In mathematics, a smooth compact manifold M is called almost flat if for any there is a Riemannian metric on M such that and ...more on Wikipedia about "Almost flat manifold"
In mathematics, the Bishop–Gromov inequality is a classical theorem in Riemannian geometry. It is the key point in the proof of Gromov's compactness theorem. ...more on Wikipedia about "Bishop–Gromov inequality"
In differential geometry, the Calabi flow is a process which deforms the metric of a Riemannian manifold (or better yet, a Kähler manifold) in a manner formally analogous to the way that vibrations are damped and dissipated in a hypothetical curved n-dimensional structural element. ...more on Wikipedia about "Calabi flow"
Cartan's method was adapted and improved for general relativity by A. Karlhede, who gave the first algorithmic description of what is now called the Cartan-Karlhede algorithm. The algorithm was soon implemented by J. Åman in an early symbolic computation engine, SHEEP (symbolic computation system), but the size of the computations proved too challenging for early computer systems to handle. ...more on Wikipedia about "Cartan-Karlhede algorithm"
In mathematics and physics, the Christoffel symbols, named for Elwin Bruno Christoffel ( 1829– 1900), are coordinate-space expressions for the Levi-Civita connection derived from the metric tensor. The Christoffel symbols are used whenever practical calculations involving geometry must be performed, as they allow very complex calculations to be performed without confusion. Unfortunately, they are usually quite lengthy, and require careful attention to detail. By contrast, the index-less, formal notation for the Levi-Civita connection is terse, and allows theorems to be stated in an elegant way, but is next to useless for practical calculations. ...more on Wikipedia about "Christoffel symbols"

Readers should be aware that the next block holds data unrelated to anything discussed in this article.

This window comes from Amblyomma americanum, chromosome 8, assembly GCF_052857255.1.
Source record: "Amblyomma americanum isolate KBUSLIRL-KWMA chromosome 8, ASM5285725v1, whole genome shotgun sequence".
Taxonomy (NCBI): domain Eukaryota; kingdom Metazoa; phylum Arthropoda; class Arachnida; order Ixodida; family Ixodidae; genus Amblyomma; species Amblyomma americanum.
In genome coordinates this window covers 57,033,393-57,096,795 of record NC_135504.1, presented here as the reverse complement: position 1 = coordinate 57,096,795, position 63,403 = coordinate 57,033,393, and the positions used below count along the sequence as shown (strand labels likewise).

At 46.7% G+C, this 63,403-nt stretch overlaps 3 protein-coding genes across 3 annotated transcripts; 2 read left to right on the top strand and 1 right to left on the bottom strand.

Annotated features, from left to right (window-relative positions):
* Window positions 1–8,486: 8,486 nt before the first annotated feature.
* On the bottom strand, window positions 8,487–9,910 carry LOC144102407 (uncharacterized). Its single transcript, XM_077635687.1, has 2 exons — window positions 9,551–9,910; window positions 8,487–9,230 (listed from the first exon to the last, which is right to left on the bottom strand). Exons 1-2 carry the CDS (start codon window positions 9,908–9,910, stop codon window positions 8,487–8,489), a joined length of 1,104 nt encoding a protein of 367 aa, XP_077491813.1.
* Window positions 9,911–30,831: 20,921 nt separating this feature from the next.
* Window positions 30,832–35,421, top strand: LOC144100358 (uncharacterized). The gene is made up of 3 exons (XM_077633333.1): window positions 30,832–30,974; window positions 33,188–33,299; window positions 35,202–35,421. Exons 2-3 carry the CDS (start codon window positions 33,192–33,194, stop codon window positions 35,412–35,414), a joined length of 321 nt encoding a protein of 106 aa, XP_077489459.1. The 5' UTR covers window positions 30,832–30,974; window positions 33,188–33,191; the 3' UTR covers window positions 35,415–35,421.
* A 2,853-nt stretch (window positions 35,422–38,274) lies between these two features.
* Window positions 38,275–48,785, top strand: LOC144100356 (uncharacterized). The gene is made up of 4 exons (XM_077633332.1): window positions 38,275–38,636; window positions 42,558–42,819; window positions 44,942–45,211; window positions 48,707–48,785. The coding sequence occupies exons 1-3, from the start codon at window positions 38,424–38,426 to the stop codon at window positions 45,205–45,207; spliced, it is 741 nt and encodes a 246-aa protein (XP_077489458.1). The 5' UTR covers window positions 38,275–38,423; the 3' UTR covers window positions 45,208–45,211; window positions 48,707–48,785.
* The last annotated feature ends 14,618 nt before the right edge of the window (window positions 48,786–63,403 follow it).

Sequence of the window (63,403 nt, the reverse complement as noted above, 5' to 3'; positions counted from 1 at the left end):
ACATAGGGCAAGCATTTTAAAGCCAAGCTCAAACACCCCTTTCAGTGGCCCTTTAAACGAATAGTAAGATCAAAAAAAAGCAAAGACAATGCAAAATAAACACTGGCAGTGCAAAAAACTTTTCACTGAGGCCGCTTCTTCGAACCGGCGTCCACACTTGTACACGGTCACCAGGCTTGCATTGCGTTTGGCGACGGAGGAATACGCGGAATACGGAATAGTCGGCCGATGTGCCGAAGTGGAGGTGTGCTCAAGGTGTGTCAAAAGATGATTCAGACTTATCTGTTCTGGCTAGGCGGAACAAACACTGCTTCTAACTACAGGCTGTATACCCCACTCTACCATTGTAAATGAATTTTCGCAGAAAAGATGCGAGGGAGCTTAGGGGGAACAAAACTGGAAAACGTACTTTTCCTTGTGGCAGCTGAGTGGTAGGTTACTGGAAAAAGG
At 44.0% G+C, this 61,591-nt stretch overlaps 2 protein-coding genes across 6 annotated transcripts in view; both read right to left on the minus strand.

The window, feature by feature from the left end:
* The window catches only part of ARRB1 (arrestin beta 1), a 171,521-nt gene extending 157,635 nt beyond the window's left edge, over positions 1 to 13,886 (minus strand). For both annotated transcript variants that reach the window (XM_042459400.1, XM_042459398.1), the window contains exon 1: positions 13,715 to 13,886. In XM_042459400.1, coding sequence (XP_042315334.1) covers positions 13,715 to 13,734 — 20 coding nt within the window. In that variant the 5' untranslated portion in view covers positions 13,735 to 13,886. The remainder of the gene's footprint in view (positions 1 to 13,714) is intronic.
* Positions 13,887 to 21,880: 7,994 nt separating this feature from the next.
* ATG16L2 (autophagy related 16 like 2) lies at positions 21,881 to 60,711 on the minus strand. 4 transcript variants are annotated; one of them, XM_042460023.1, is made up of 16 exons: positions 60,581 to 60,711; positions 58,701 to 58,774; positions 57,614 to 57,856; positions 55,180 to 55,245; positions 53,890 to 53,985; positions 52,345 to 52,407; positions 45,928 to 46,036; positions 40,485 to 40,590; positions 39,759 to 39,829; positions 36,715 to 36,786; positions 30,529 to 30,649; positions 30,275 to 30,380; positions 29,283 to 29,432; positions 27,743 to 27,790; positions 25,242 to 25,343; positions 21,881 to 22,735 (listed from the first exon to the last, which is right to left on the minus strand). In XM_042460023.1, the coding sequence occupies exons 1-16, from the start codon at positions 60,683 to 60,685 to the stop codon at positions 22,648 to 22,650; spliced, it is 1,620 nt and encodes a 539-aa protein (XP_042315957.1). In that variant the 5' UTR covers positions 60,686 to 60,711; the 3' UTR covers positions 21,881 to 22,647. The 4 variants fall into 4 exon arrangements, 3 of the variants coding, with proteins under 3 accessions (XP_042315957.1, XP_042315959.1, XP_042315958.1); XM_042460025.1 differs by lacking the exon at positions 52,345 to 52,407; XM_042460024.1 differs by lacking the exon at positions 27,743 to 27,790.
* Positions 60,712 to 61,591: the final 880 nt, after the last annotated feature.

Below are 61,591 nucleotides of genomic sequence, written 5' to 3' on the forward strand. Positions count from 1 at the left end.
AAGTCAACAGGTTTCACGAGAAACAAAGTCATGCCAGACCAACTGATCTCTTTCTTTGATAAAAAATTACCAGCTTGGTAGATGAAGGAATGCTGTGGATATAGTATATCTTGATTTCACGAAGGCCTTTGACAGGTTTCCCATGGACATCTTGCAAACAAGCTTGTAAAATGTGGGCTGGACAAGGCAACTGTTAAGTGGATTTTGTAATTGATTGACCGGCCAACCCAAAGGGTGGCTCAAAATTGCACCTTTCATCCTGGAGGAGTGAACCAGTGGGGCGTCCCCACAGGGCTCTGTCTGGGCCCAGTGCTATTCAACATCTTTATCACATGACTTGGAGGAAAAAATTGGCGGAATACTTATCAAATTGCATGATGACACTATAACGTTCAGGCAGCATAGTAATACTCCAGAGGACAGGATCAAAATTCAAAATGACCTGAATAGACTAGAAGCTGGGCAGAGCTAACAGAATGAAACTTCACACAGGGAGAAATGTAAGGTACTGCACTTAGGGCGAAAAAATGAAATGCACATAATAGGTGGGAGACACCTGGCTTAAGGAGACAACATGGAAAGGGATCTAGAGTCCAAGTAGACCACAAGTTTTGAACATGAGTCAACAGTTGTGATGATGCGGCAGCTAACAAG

In mathematics, a conformal map is a function which preserves angles. ...more on Wikipedia about "Conformal map"
In mathematics, constant curvature in differential geometry is a concept most commonly applied to surfaces. For those the scalar curvature is a single number determining the local geometry, and its constancy has the obvious meaning that it is the same at all points. The circle has constant curvature, also, in a natural (but different) sense. ...more on Wikipedia about "Constant curvature" Must see http://www.shortopedia.com
In mathematics, constraint counting is a crude but often useful way of counting the number of free functions needed to specify a solution to a partial differential equation. ...more on Wikipedia about "Constraint counting"
In differential geometry, the Cotton tensor on a (pseudo)- Riemannian manifold of dimension n is a third-order tensor concomitant of the metric, like the Weyl tensor. Just as the vanishing of the Weyl tensor for n ≥ 4 is a necessary and sufficient condition for the manifold to be conformally flat, the same is true for the Cotton tensor for n = 3, while for n < 3 it is identically zero. ...more on Wikipedia about "Cotton tensor"
In mathematics and theoretical physics, covariance and contravariance are concepts used in many areas, generalising in a sense invariance, i.e. the property of being unchanged under some transformation. In mathematical terms they occur in a foundational way in linear algebra and multilinear algebra, differential geometry and other branches of geometry, category theory and algebraic topology. In physics they are important to the treatment of vectors and other quantities, such as tensors, that have physical meaning but are not scalars. Both special relativity ( Lorentz covariance) and general relativity ( general covariance) use covariant basis vectors. ...more on Wikipedia about "Covariance and contravariance"